May 6, 2009
"Why Neuroscience Matters for a Rational Drug Policy"
The title of this post is the title of this interesting new piece I found via SSRN. Here is the abstract:
Drug addiction reflects abnormal operation of normal neural circuitry. More than physical dependence, addiction represents changes in the brain that lead to increased craving and diminished capacity for the control of impulses. Given the growing biological understanding of addiction, it is critical for scientists to play an active role in drug policy because, as neuroscientific understanding develops, we will, to a much greater degree, be able to target specific behavioral, pharmaceutical, and neurological treatments for specific addictions. It is important to emphasize that biological explanations will not become equivalent to exculpation. Instead, the goal of explanation is to introduce rational sentencing and the opportunity for customized rehabilitation. This approach is likely to show more utility and less cost than incarceration. The neuroscientific community should continue to develop rehabilitative strategies so that the legal community can take advantage of those strategies for a rational, customized approach to drug addiction.
Some recent related posts:
- "America Should Decriminalize Drugs":
- Talk of drug courts, but not major policy changes, in drug war from Obama team
- Thoughtful academic thoughts on ending marijuana prohibitions
- "Time For Marijuana Legalization?"
- Terrific commentary and assessment of the war on drugs
- Renewing a lawyerly pitch for ending drug prohibition
- More calls for an end to the drug war and legalization of marijuana
May 6, 2009 at 07:33 AM | Permalink
TrackBack URL for this entry:
Listed below are links to weblogs that reference "Why Neuroscience Matters for a Rational Drug Policy":
Indeed, there is much going on in the federal courts regarding the education of judges about the nexus between neuroscience and drug addiction. In their 2008 national workshops, approximately 300 U.S. district judges attended a discussion of "Facilitating Successful Offender Re-entry: The Court’s Role" which included presentations by Wilson Compton, MD, MPE, of NIH/NIDA on the neuroscience of drug addiction; U.S. district judge Ann Aiken (Oregon) and Chief U.S. Probation Officer Eric Suing (Oregon) on their district's reentry court, which focuses on drug addiction; and Melissa Alexander, Ph.D., of the AOUSC...among others. There was also a follow-up breakout session at each of the three workshops, which were overflowing.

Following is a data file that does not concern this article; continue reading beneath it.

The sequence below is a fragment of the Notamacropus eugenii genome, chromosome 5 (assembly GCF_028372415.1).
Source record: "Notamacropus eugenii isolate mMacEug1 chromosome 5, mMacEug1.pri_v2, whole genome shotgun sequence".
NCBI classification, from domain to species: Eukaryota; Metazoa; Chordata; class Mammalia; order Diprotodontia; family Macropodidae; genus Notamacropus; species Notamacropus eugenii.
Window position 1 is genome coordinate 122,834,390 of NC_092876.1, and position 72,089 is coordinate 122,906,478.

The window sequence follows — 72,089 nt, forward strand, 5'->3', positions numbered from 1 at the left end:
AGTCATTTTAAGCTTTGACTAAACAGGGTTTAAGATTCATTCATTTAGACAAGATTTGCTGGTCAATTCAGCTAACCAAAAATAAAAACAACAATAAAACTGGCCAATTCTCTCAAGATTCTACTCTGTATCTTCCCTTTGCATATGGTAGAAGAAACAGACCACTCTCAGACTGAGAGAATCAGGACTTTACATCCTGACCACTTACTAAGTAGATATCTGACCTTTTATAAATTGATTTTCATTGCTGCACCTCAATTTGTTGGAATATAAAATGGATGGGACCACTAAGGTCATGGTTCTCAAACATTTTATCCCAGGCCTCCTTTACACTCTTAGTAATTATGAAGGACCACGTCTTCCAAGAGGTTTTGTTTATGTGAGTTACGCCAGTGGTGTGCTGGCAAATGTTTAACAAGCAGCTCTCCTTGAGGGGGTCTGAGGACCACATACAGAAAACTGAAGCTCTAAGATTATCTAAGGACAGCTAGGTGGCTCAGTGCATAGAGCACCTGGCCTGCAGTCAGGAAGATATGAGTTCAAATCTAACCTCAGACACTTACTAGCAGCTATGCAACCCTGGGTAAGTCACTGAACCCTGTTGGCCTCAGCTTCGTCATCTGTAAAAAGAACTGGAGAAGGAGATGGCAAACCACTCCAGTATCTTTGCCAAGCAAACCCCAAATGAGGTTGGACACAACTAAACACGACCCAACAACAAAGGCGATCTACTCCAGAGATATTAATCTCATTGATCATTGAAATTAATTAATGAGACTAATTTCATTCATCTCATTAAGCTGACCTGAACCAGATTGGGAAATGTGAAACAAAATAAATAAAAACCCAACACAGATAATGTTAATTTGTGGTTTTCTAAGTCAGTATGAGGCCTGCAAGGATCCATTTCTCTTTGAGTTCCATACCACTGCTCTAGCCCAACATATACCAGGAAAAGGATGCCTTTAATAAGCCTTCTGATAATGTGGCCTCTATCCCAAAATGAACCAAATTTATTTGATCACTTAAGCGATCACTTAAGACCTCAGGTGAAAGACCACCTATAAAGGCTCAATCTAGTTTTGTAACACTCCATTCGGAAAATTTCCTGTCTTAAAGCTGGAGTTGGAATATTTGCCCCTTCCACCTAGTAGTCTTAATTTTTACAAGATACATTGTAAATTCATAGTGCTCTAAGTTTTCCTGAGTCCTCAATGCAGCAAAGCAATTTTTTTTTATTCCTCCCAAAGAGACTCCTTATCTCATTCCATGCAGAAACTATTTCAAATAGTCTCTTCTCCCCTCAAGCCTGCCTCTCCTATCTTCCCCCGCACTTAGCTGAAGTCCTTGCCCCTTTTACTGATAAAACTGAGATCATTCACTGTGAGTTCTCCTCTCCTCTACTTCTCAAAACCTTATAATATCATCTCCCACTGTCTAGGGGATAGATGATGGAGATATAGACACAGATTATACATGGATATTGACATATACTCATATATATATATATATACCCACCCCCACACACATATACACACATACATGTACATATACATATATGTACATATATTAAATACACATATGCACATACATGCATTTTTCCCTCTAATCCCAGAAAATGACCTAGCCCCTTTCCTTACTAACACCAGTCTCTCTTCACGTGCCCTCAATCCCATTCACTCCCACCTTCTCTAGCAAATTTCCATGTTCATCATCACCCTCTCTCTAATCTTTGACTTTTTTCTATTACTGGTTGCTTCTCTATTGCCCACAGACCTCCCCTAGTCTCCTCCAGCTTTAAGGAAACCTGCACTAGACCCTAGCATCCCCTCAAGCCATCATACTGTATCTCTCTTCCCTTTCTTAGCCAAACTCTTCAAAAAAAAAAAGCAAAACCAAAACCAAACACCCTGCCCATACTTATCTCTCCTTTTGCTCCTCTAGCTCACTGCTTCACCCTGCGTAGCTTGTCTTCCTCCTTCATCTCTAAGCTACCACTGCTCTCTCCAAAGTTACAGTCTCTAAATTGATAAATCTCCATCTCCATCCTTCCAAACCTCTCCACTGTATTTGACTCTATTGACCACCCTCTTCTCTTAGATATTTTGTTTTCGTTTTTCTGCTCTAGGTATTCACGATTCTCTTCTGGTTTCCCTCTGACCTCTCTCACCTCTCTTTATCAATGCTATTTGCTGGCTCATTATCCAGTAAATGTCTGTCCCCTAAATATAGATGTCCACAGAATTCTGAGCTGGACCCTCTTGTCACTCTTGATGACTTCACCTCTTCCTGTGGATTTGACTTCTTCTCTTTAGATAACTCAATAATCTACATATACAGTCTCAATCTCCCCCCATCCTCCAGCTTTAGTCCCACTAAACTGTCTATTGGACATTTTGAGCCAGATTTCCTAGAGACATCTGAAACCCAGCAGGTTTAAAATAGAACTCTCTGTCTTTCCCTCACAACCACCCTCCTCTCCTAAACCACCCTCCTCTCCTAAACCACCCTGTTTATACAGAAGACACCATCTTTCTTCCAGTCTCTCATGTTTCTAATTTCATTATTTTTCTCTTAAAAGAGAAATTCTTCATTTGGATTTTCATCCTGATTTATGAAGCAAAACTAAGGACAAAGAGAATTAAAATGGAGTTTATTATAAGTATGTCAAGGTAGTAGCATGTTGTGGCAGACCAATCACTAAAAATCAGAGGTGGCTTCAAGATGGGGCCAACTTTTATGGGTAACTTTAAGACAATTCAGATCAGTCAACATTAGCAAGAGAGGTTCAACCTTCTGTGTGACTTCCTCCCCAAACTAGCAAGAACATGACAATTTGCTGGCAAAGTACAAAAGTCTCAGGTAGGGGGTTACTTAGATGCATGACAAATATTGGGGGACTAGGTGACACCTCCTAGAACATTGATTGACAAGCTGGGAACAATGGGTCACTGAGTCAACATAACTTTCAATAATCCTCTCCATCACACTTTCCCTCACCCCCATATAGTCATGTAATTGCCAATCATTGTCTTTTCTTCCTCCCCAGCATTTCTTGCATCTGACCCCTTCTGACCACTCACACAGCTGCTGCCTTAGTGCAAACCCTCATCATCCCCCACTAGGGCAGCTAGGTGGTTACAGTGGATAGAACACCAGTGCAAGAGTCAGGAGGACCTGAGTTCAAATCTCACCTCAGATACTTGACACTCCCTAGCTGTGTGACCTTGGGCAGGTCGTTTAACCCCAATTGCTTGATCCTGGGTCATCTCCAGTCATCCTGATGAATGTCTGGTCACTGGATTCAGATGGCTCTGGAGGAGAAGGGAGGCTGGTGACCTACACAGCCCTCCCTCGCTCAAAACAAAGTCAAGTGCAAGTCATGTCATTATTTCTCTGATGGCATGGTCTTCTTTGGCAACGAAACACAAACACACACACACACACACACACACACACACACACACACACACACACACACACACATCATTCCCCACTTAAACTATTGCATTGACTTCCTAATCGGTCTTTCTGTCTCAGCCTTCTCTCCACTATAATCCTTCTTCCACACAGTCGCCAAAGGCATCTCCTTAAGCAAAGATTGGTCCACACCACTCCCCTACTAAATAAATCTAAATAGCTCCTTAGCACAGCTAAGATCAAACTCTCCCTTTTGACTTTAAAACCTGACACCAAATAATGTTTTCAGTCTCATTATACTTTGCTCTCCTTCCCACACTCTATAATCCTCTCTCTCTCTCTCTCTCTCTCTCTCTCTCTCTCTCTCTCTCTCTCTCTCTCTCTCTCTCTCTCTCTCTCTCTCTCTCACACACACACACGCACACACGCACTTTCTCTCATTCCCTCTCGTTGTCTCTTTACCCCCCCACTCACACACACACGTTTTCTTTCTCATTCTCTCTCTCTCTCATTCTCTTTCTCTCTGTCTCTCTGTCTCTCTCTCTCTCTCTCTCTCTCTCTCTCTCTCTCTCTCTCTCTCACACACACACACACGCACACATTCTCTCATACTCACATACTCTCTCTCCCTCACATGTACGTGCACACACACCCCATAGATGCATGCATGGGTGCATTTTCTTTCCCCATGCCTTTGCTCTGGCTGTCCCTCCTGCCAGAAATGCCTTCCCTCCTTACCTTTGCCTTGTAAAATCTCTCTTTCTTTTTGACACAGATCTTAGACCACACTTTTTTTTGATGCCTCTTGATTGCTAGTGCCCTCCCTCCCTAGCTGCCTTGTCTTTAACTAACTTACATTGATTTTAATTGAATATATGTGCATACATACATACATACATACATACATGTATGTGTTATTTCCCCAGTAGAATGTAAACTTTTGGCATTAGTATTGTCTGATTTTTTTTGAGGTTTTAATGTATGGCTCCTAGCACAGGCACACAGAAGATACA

District judges and circuit judges are enrolling in several seminars on "Law and Neuroscience" in which drug addiction is covered by some of the finest neuroscientists in the country working under the auspices of the MacArthur Foundation's Law and Neuroscience Project and the Gruter Institute for Law and Behavioral Research. Finally, magistrate judges are being educated on this topic through their seminars on bail and detention issues.
"Something's happening here. What it is aint exactly clear."
Posted by: The Sherman Office | May 6, 2009 9:46:38 AM
Prof. Berman: All behavior is biologically based, in combination with external circumstances. So if there is any leniency based on biological predisposition, then the pitcher who throws a ball at 98 mph does not deserve his $10 million for his rare skill. Your high grades are biologically based in combination with your hard work. Should the biological portion of your grades be obviated since it was not earned?
Posted by: Supremacy Claus | May 6, 2009 11:15:14 AM
Punishment is still a very useful tool. It is a background requirement to motivate people for treatment It gets into the calculation of how much love of drugs and alcohol exceeds fear of being in a cage. Punishment is a brain based, biological procedure on the body.
Posted by: Supremacy Claus | May 6, 2009 11:28:04 AM
That is a nice idea. Addiction can be of various forms. What most drugs have in common, though, is over stimulation of the pleasure center of the brain. With time, the brain’s chemistry is actually altered to the point where not having the drug becomes extremely uncomfortable and even painful.
Thanks for sharing useful content here. Information like this will surely help people.
Posted by: Addiction Treatment | Jan 20, 2010 5:33:07 AM